CB: So…how did you come up with “Thunderbird Juicebox” and does it have any particular meaning?
TBJB: Well, like I said, my friends were 21+ while I was in high school. All of the parties they went to were 21+, so every week the mission was to get me into the party by any means necessary. It didn’t help that I looked like I was 12 until age 20, but what I lacked in appearance I made up in creativity.
One night I was standing outside of a BYOB warehouse event with security while my friends were pulling strings inside. The (already drunk) door guy was just snapping on me the whole time, joking about me sneaking in sippy cups full of mad dog, juiceboxes full of thunderbird, and so on. Finally my friends came out with another security guy, and he asked “wait, so you’re one of the DJs?” without missing a beat, I said “yeah, I’m Thunderbird Juicebox, all my shit’s already inside. Get it together guys.” Like every other dumb stunt I pulled, we were shocked that it worked. The name just stuck with me after that.
CB: How would you describe your unique sound?
TBJB: By the time I started making club music, I already had experience in electronic genres like grime, DnB, and breakcore. I had also played in bands covering various subgenres of punk and metal. The abrasive nature of those styles, combined with an obsessive appreciation for gangster rap, led to me trying to make the most cartoonishly hard tracks imaginable.
Since then, collaborations have expanded my sound palette to attract a wider audience. I’ve since focused more on melody than harsh rhythm and loud noises, but I feel like the overall attitude of my music remains intact.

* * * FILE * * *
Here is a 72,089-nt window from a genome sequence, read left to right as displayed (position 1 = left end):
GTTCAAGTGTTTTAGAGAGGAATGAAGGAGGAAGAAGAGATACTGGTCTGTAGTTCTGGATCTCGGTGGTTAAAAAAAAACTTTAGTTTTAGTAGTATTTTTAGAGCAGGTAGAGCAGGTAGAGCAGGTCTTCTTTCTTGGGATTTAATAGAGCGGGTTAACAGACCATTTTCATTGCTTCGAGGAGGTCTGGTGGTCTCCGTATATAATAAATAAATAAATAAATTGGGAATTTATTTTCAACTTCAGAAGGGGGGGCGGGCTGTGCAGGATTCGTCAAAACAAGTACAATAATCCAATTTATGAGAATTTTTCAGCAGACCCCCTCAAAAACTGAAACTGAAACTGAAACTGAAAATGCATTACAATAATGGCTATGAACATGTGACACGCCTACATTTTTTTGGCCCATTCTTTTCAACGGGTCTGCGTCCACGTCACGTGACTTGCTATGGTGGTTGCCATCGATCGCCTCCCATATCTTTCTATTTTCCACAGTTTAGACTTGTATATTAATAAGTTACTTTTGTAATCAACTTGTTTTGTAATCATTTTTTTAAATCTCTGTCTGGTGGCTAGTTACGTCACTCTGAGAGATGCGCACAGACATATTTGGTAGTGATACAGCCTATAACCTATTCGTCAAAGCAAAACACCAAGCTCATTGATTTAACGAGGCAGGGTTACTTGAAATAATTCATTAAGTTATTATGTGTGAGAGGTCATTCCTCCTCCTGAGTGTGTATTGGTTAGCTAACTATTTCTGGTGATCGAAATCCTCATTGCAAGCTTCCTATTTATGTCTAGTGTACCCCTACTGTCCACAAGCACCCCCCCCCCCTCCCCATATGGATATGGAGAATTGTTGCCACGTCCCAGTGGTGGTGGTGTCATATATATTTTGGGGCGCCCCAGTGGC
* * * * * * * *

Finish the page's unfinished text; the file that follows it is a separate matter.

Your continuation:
CB: So far you’ve worked with Baltimore club legends like Blaqstarr and Diamond K, as well as other artists like the Get Em Mamis and Tabi Bonney. Who else is on your dream collaboration list?
TBJB: I’d love to get a collab with some UK artists like Bruza or Tinchy Stryder, their early work definitely played a role in my style. The Clipse is high on my list since I’ve already sampled the hell out of their existing work. I’ve never met a club producer who doesn’t want to work with Missy, she’s like the universal dream collaboration.
CB: What do you think about the current state of Baltimore club music? Is there anything you’d like to see more or less of?
TBJB: I want to see more of what’s going on right now. For the past several years, club went from being a regional sound to something the world hopped on. Everybody starting making and playing this style of music, and when something gets popular, the fans start getting divisive on the basis of “who was here first”/”who’s authentic”/etc. You saw the community polarizing itself, arguing about everything from where artists lived to what they were making their music with. I tended to miss all that drama because my time was better spent making music and networking with the positive elements in the genre. I always tried to remember that I’m a producer, not a commentator or an authority on any “scene”. My job is to shut up and put out tracks.